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Industry, opposition, academia still have questions about Atlantic Accord

(From left) Seamus O’Regan, Minister of Indigenous Services for the Government of Canada, Newfoundland and Labrador Premier Dwight Ball, and Natural Resources Minister Siobhan Coady, take part in the announcement on the Atlantic Accord Agreement.
(From left) Seamus O’Regan, Minister of Indigenous Services for the Government of Canada, Newfoundland and Labrador Premier Dwight Ball, and Natural Resources Minister Siobhan Coady, take part in the announcement on the Atlantic Accord Agreement. - Juanita Mercer
ST. JOHN'S, N.L. —

Alison Coffin, leader of provincial New Democratic Party, on money and mitigation:

“We’re still looking at $150 million a year into 2030 – that’s the number government is quoting right now. That will contribute to the deficit, but it’s certainly not going to eliminate it. It’s not even in the ballpark of what we’re going to need for rate mitigation. We’re going to see Bill Morneau come on and talk about rate mitigation, but until I see that happening and I see what those details are, I’m very hesitant to say this is going to go anywhere.”


Charlene Johnson, CEO of the Newfoundland and Labrador Oil and Gas Industries Association (NOIA), on proposed changes to federal environmental assessments (Bill C-69):

“It’s an excellent question in terms of the role Bill C-69 will have in terms of providing clarity and certainty. The government said this is about ensuring that there is clarity and certainty to our investors. That is something we welcome. How Bill C-69 fits into that was not mentioned. That, I’m hoping, will form part of the briefing we will have.”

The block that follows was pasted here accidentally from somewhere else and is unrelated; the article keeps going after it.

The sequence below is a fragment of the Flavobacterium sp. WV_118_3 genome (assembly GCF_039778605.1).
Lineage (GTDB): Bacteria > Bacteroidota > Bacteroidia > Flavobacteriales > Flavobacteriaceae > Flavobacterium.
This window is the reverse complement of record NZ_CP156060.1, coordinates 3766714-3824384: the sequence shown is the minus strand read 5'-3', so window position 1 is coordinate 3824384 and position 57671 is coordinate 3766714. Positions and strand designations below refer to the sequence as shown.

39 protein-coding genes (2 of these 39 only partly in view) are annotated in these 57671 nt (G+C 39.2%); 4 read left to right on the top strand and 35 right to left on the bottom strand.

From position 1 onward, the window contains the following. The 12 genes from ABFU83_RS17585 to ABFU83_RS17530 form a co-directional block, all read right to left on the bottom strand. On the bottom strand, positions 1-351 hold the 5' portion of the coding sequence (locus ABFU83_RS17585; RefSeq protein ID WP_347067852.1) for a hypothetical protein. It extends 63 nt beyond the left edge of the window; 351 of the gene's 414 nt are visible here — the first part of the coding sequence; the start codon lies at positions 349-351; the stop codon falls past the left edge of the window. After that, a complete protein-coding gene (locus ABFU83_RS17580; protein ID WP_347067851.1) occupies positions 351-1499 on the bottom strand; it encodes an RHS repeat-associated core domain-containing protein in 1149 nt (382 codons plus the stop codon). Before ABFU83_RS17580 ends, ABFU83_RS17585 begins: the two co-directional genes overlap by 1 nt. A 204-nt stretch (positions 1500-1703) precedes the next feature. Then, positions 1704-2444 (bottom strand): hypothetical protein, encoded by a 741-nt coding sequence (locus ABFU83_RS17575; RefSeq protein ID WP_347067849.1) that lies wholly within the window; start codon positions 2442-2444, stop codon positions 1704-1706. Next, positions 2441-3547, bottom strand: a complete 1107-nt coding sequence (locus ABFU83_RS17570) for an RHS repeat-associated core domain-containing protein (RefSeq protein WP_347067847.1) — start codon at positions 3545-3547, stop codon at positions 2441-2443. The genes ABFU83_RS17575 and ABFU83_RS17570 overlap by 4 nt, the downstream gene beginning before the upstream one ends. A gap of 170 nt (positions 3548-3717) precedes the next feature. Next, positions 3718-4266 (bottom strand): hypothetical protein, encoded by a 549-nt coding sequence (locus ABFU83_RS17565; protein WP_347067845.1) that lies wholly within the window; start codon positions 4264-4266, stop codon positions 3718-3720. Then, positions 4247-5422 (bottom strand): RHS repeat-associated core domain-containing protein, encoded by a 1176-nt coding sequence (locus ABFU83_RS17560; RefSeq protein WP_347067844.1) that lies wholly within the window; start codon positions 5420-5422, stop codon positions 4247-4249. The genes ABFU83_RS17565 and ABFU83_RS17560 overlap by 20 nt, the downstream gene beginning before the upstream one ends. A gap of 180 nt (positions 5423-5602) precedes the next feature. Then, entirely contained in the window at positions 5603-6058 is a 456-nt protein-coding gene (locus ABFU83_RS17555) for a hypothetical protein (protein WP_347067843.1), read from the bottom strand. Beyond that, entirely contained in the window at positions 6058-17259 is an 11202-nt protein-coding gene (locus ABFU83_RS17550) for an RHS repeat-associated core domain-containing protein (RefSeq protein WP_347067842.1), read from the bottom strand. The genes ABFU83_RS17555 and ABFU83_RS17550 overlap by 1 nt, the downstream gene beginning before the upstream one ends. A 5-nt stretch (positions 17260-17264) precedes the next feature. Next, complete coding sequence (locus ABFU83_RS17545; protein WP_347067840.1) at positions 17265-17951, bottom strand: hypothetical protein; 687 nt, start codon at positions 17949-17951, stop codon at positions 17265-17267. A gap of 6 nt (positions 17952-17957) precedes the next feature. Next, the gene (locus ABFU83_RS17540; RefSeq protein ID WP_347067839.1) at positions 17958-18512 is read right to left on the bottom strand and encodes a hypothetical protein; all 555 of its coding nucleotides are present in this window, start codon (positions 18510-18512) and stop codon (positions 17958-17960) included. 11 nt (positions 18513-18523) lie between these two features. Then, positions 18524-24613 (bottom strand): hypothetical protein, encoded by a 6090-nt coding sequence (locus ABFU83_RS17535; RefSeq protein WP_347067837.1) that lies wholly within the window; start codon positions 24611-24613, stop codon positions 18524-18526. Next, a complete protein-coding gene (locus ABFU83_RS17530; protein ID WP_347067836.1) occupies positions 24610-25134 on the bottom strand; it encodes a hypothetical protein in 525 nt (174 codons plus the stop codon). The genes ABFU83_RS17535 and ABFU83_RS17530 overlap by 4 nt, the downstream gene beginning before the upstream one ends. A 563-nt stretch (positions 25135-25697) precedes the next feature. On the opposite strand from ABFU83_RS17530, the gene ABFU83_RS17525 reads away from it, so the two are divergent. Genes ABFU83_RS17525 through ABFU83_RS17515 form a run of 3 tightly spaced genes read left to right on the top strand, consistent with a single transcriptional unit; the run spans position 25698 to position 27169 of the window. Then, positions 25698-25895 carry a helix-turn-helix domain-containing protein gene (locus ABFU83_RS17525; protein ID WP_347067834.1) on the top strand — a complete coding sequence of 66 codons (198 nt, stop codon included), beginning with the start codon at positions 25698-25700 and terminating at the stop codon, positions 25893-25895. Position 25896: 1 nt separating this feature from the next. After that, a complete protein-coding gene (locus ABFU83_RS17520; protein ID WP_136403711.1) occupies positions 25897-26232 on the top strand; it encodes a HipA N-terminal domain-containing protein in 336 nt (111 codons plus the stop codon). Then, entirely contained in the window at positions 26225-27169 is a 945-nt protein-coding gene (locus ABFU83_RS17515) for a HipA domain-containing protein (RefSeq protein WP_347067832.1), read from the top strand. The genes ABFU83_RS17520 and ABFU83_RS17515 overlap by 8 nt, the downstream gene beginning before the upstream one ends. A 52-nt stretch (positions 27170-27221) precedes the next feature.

Wade Locke, head of economics department, Memorial University, on the money and Hibernia:

“It’s a good move to get the money. It’s as simple as that. It will alleviate some fiscal issues and give some flexibility to deal with the mitigation strategy for Muskrat Falls. It’s a significant amount of money – it’s not large in relation to the deficit or the amount needed for mitigation. But it is helpful and useful. Whether or not they could have taken or should have taken an equity position, there wasn’t enough information to allow us to know what was traded off.”


Nancy Healey, CEO, St. John's Board of Trade, on debt:

“We have to spend it wisely. We have a spending problem, not a revenue problem, in this province. The auditor general’s latest report speaks about that at length. There’s a lot of risks for Newfoundland and Labrador. This shouldn’t be permission to spend beyond our means. We spend more per capita than any other jurisdiction in the country. Health care costs have gone up 12 per cent over the last five years. The population over the age of 65 is going to continue to grow, and they place the heaviest demand on health care. We are going to continue to have increased costs. This is no reason to go out and start opening up the province’s purse.”

Twitter: @DavidMaherNL

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